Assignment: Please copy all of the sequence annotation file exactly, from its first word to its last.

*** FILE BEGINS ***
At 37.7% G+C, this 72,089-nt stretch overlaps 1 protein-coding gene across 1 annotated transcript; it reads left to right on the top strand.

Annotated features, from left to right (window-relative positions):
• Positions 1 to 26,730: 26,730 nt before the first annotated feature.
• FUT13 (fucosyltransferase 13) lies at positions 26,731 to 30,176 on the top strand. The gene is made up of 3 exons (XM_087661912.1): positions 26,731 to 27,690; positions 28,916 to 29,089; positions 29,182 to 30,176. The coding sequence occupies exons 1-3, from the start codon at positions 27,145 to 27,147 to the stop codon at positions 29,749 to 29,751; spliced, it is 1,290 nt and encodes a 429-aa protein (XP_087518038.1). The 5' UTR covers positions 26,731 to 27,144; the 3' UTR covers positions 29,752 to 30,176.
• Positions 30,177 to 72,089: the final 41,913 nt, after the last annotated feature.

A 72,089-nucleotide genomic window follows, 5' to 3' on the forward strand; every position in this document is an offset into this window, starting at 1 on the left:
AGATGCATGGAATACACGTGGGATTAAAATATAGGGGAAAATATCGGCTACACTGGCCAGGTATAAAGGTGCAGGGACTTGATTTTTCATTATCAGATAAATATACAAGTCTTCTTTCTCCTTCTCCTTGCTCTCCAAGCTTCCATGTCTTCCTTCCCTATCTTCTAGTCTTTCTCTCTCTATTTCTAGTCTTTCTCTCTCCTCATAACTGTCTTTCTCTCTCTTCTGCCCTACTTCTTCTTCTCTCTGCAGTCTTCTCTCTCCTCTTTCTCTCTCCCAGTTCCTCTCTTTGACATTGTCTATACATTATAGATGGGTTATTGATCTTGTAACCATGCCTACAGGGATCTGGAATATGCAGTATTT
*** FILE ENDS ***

At 37.7% G+C, this 72,089-nt stretch overlaps 1 protein-coding gene across 1 annotated transcript; it reads left to right on the top strand.

Annotated features, from left to right (window-relative positions):
• Positions 1 to 26,730: 26,730 nt before the first annotated feature.
• FUT13 (fucosyltransferase 13) lies at positions 26,731 to 30,176 on the top strand. The gene is made up of 3 exons (XM_087661912.1): positions 26,731 to 27,690; positions 28,916 to 29,089; positions 29,182 to 30,176. The coding sequence occupies exons 1-3, from the start codon at positions 27,145 to 27,147 to the stop codon at positions 29,749 to 29,751; spliced, it is 1,290 nt and encodes a 429-aa protein (XP_087518038.1). The 5' UTR covers positions 26,731 to 27,144; the 3' UTR covers positions 29,752 to 30,176.
• Positions 30,177 to 72,089: the final 41,913 nt, after the last annotated feature.

A 72,089-nucleotide genomic window follows, 5' to 3' on the forward strand; every position in this document is an offset into this window, starting at 1 on the left:
AGATGCATGGAATACACGTGGGATTAAAATATAGGGGAAAATATCGGCTACACTGGCCAGGTATAAAGGTGCAGGGACTTGATTTTTCATTATCAGATAAATATACAAGTCTTCTTTCTCCTTCTCCTTGCTCTCCAAGCTTCCATGTCTTCCTTCCCTATCTTCTAGTCTTTCTCTCTCTATTTCTAGTCTTTCTCTCTCCTCATAACTGTCTTTCTCTCTCTTCTGCCCTACTTCTTCTTCTCTCTGCAGTCTTCTCTCTCCTCTTTCTCTCTCCCAGTTCCTCTCTTTGACATTGTCTATACATTATAGATGGGTTATTGATCTTGTAACCATGCCTACAGGGATCTGGAATATGCAGTATTT